So Cheer Danshi!! seems to be the bubble show that’s survived the longest, which isn’t necessarily what I would have predicted as recently as a couple of weeks ago. But here we are anyway. To be honest, while it isn’t the best reason a part of it simply comes down to Tuesday and Wednesday being dead days this season – I have nothing else at the moment apart from any manga or OVA releases that crop up (and ReLIFE) on those days. But I do have affection for this show – it’s likably goofy and unpretentious.
We’re back in “Hey Kids, let’s put on a show!” mode, which is always a critical juncture for a series like this one. The show Breakers decides to put on is the same one Kazu’s parents performed in college, which is kind of sweet. It’s not a supremely difficult one – there’s one major aerial trick and a lot of synchronized dancing, which makes is a pretty safe for their first performance (which is in two months time). As to the question of which flyer is going to do that trick, I think you can guess how that’s going to play out.
The practice sessions are pretty routine (Wataru has turned out to be ultra-rich, and he supplies the team with all the equipment they need) but the fun stuff is the banter that goes along with them. Stuff like Ton having a girlfriend – and what it does to the others – and everyone dying their hair a difference color (that had to be Kaz’ idea). There are also hints at a couple of new members – presumably the son the Chinese professor refers to, this boy (I assume he is – it’s the second gender-uncertain character Murase Ayumu is playing this season), though he looks way too young for college (maybe he’s a genius), and this guy.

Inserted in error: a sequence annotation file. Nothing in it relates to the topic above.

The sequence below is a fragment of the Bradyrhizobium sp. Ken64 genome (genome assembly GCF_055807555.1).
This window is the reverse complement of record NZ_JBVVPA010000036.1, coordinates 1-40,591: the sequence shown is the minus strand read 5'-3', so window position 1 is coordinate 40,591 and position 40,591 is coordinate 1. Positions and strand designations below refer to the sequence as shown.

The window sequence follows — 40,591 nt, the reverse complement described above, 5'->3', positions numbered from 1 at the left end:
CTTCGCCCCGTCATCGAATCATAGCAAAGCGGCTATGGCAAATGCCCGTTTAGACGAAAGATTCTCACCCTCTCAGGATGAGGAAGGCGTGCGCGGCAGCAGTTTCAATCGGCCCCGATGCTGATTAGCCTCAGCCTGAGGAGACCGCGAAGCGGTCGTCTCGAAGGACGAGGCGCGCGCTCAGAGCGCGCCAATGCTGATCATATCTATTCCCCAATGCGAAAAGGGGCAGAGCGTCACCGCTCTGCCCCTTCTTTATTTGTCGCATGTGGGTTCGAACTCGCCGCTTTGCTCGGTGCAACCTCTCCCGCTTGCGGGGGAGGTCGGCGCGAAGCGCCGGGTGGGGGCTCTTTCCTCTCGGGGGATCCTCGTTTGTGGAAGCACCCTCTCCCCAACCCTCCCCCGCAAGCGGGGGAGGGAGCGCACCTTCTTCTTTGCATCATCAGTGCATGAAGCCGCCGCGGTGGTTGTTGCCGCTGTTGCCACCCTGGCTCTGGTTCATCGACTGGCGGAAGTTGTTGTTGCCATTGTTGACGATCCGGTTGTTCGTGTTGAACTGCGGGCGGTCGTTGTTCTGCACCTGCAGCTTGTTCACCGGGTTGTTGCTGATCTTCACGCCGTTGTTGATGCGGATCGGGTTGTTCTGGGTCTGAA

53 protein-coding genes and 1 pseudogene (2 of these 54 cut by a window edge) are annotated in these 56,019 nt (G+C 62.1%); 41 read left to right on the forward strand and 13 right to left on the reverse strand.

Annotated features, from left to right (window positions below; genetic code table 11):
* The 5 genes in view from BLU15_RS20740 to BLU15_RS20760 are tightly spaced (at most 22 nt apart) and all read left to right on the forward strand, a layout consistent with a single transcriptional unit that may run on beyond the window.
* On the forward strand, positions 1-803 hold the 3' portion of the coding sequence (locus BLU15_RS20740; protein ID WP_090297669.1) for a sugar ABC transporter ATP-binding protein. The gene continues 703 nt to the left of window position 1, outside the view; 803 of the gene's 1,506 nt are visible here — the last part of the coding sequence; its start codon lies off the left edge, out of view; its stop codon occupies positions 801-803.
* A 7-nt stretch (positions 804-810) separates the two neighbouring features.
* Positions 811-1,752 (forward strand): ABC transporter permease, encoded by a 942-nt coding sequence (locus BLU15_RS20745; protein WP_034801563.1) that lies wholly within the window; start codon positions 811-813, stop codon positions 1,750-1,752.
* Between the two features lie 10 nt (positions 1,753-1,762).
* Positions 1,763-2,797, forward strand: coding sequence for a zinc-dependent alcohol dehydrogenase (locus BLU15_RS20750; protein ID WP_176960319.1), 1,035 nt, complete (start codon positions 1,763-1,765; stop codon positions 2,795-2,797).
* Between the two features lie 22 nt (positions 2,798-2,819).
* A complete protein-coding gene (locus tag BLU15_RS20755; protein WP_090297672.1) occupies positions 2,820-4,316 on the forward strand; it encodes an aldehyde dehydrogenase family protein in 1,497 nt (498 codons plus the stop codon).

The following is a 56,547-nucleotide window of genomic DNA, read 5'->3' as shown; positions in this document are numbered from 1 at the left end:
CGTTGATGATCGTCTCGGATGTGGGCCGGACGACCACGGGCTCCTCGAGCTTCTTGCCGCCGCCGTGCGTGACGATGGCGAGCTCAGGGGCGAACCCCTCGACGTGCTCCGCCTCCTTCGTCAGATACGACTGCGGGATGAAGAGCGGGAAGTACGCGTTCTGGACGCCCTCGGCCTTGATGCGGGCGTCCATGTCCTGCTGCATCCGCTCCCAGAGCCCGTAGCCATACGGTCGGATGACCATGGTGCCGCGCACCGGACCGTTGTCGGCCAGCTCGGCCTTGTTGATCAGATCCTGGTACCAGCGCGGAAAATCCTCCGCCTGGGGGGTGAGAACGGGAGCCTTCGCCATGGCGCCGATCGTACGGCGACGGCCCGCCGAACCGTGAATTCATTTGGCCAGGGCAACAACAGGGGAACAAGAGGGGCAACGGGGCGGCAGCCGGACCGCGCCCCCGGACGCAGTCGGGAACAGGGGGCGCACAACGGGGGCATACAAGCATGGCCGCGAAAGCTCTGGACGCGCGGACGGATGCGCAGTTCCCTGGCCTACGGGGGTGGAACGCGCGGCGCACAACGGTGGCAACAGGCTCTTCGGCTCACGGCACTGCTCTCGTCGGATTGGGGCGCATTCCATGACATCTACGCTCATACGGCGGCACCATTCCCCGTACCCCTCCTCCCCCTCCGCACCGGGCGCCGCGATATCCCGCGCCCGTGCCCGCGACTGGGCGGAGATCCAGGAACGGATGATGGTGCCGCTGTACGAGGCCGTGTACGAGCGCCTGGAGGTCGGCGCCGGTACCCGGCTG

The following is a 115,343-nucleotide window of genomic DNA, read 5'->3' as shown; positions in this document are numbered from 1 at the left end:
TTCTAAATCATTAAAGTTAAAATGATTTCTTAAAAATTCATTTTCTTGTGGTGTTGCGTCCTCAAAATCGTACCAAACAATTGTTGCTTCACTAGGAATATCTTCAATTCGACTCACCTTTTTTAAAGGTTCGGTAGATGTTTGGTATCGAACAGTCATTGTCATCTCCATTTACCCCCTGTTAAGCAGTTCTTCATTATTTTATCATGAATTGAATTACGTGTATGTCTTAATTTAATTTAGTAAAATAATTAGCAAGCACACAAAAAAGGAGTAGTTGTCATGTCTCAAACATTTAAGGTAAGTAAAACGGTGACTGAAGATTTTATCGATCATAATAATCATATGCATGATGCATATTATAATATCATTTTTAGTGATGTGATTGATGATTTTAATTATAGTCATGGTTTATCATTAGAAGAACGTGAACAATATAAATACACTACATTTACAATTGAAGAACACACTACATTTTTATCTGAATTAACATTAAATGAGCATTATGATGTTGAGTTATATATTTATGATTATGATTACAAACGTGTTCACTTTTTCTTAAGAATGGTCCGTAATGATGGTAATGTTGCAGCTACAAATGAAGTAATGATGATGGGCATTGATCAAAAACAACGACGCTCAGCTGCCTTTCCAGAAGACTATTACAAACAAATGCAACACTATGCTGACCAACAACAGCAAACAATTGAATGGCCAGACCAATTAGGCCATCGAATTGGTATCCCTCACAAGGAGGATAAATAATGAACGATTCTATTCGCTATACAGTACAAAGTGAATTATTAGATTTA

As for the performance itself, I think it goes about as well as can reasonably be expected. Haru conquers his fears and manages the flip, the dancing isn’t a disaster, and Shou gets off a nice tumbling run. It’s a pretty extended blast of Engrish and I’m not sure why they had to include “B-O-Y” in there, which makes the whole thing kind of sympathetically cringe-inducing. But that’s a good cringe – that embarrassment for the guys is definitely an intentional part of Cheer Danshi‘s appeal, because they’re trying to do something that’s not all that socially accepted and that takes a thick skin.